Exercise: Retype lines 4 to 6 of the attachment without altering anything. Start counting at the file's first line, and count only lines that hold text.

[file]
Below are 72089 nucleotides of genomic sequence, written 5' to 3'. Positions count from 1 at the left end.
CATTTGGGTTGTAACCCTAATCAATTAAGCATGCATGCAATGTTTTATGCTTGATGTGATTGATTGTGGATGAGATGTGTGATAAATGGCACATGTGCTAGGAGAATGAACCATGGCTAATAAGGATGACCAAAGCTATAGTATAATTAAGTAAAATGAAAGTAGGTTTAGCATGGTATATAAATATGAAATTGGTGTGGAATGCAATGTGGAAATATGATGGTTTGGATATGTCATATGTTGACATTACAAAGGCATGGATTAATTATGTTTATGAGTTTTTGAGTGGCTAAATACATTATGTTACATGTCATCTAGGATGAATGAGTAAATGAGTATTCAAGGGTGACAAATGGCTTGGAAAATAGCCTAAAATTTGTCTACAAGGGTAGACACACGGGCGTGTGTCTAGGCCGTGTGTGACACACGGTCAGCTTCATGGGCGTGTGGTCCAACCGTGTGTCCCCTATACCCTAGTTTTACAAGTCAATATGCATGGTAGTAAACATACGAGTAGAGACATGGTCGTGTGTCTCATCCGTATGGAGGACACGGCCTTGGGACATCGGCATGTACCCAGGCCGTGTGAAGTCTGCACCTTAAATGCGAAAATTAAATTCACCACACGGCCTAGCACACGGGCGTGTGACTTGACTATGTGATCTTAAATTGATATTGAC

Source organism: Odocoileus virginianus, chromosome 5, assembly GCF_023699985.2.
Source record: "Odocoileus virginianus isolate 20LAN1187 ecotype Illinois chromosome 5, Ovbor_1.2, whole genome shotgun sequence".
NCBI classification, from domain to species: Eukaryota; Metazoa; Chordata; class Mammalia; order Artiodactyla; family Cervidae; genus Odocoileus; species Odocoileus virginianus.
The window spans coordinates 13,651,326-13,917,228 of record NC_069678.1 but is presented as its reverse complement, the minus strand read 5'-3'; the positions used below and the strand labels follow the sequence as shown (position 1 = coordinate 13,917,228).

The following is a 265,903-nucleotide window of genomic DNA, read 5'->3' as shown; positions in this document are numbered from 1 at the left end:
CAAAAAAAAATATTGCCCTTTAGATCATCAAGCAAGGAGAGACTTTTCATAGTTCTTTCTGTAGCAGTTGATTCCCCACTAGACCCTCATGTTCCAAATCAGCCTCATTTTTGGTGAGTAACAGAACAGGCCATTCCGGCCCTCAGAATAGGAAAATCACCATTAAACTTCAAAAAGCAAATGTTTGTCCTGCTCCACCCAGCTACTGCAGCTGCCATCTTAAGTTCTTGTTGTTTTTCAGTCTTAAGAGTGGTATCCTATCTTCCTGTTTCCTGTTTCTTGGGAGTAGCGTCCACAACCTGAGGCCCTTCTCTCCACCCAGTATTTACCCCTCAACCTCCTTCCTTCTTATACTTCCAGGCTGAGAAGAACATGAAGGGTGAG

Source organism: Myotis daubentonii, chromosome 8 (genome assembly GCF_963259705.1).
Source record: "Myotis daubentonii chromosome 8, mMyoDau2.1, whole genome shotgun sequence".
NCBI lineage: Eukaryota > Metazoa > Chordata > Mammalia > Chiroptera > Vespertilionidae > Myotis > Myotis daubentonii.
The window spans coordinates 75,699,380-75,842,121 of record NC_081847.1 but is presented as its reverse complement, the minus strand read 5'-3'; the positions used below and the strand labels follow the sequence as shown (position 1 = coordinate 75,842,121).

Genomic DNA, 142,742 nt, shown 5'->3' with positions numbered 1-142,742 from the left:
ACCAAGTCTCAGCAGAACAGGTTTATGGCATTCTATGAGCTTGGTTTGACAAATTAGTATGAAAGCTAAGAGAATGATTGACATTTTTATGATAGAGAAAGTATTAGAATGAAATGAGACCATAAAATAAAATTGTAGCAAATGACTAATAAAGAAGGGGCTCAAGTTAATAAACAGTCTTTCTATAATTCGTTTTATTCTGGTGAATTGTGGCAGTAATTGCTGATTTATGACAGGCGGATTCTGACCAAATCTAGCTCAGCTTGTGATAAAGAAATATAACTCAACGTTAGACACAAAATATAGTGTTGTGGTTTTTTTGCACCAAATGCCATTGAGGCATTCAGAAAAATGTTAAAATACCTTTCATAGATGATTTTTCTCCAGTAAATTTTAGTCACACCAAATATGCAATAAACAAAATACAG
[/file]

Source record: "Odocoileus virginianus isolate 20LAN1187 ecotype Illinois chromosome 5, Ovbor_1.2, whole genome shotgun sequence".
NCBI classification, from domain to species: Eukaryota; Metazoa; Chordata; class Mammalia; order Artiodactyla; family Cervidae; genus Odocoileus; species Odocoileus virginianus.
The window spans coordinates 13,651,326-13,917,228 of record NC_069678.1 but is presented as its reverse complement, the minus strand read 5'-3'; the positions used below and the strand labels follow the sequence as shown (position 1 = coordinate 13,917,228).